In December, Cisco provided a tasty holiday treat by releasing their latest software that integrates Cisco’s telephony systems with IBM’s social communications platform, IBM Sametime.  Cisco calls it CUCI-IBM (Cisco UC Integration for IBM Sametime), pronounced “Cookie” IBM.  My wife would tell you I’m a fan of cookies in general, but I’m quite excited by this CUCI that provides significant new functionality over past voicemail and phone control plug-ins from Cisco. 

For those not familiar with IBM Sametime, it provides a feature-rich unified communications platform that integrates with both Microsoft and IBM collaboration environments.  With simple and affordable per-user licensing of Sametime Standard, organizations gain:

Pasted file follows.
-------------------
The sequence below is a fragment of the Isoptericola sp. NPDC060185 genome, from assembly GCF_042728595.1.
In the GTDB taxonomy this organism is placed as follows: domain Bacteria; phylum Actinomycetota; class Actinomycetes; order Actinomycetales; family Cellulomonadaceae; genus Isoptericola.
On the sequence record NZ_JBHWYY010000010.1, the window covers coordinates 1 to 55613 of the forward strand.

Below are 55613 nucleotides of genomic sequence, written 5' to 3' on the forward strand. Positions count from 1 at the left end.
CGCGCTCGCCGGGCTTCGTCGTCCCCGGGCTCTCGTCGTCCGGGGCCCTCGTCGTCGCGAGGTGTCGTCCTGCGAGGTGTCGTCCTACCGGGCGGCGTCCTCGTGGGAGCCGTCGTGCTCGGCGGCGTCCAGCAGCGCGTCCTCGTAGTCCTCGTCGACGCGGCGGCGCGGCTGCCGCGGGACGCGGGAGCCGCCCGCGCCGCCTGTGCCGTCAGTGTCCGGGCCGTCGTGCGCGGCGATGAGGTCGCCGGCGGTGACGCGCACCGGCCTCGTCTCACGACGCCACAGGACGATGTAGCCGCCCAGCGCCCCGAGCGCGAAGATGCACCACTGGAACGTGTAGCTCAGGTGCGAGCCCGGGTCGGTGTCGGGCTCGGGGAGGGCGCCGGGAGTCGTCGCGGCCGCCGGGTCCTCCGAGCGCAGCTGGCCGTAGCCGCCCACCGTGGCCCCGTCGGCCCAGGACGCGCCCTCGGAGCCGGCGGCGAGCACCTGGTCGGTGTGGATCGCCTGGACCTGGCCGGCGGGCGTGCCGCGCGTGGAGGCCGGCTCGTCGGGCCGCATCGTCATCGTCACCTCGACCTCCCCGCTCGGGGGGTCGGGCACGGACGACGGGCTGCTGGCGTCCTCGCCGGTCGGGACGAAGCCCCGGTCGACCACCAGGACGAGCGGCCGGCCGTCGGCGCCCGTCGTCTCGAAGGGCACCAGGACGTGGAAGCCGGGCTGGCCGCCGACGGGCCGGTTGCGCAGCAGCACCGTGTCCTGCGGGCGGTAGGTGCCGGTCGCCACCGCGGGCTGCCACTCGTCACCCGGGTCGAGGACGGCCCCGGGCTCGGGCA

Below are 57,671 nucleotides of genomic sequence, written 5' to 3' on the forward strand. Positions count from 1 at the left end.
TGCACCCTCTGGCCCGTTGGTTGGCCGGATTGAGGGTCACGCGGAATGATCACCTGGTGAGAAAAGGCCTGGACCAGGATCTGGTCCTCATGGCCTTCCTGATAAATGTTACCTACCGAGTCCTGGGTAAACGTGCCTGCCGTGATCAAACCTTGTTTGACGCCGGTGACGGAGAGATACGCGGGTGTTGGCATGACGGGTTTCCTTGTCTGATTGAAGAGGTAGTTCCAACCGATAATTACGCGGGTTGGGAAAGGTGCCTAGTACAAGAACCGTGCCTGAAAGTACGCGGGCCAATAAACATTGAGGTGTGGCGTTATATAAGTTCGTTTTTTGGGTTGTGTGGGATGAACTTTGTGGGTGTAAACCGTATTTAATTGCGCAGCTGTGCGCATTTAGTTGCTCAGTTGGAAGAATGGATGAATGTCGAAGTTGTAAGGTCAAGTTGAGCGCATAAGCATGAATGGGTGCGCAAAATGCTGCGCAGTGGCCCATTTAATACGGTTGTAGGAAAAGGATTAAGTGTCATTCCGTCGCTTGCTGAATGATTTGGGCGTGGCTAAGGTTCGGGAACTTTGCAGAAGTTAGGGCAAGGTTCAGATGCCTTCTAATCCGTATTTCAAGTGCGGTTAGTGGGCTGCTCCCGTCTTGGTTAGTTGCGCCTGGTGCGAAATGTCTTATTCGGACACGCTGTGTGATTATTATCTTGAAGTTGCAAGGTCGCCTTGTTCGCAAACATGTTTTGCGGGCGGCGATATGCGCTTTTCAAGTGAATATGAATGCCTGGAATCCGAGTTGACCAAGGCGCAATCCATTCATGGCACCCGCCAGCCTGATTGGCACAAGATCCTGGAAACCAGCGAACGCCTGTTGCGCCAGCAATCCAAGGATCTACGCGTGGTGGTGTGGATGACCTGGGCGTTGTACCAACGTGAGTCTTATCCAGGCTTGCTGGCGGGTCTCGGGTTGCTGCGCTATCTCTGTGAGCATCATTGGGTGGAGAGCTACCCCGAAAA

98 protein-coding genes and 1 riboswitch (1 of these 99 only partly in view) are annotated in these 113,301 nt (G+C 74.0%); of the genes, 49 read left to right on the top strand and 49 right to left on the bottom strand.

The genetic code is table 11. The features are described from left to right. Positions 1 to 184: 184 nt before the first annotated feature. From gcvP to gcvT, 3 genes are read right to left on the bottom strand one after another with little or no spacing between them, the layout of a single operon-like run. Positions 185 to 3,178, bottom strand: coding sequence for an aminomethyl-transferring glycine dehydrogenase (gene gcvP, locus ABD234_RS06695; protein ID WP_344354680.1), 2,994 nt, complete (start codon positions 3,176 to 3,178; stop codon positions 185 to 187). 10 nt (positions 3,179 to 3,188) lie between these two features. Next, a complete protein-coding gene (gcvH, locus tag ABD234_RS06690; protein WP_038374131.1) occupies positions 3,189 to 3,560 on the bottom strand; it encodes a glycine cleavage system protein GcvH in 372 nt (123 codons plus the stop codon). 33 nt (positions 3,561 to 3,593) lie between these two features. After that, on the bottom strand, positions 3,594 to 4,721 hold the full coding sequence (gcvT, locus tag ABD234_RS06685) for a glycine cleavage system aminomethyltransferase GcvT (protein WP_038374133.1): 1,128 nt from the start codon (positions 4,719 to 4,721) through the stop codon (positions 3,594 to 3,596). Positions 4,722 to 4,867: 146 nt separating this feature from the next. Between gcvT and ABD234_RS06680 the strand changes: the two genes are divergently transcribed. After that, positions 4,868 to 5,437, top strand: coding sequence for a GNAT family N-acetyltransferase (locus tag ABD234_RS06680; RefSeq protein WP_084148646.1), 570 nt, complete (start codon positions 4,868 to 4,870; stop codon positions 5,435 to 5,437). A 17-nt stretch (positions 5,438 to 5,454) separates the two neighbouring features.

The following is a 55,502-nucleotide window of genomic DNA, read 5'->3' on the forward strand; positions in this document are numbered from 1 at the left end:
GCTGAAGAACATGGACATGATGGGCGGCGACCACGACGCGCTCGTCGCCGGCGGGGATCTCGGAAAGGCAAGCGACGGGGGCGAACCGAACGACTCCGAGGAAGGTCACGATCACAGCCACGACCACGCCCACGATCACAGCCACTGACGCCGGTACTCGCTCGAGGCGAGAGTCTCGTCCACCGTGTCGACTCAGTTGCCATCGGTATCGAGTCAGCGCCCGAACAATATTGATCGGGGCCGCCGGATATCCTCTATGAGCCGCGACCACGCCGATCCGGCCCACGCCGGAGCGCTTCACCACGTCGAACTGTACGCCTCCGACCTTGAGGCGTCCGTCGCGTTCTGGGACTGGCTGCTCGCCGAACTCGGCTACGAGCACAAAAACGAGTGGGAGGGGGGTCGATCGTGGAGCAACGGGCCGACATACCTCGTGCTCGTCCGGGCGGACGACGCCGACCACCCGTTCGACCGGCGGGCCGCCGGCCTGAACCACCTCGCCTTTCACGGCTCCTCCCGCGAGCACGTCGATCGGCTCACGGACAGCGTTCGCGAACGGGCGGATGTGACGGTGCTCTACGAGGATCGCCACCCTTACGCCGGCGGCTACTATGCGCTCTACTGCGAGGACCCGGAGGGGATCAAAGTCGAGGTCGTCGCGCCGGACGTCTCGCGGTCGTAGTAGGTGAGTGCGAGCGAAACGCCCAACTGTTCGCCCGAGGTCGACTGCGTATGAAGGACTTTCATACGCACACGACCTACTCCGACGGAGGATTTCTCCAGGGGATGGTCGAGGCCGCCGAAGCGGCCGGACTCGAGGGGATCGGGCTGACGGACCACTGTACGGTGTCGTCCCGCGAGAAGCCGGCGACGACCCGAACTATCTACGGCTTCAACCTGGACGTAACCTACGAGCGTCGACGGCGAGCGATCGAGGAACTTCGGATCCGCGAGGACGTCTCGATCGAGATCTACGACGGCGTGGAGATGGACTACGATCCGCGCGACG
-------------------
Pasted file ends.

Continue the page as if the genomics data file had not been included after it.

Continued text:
• Secure instant messaging
  • Fast web conferencing
  • PC audio & video conferencing
  • Mobile UC clients
  • Integration into email, office and collaboration environments
  • Toolkit for extending functions to other applications

CUCI-IBM utilizes the open framework of Sametime to provide plug-ins that incorporate Cisco telephony features directly into the Sametime client.  These features are accessible in the standalone Sametime client (typically used by Outlook users), or the embedded Sametime client for IBM Notes. Let’s take a look at these features in greater detail.

First, you are able to select what telephony device to control with CUCI-IBM.  You can choose to control your desk phone, Cisco’s IP Communicator software, or the new integrated softphone.  If you plan to be away from your desk, you can also set your call-forwarding to another number.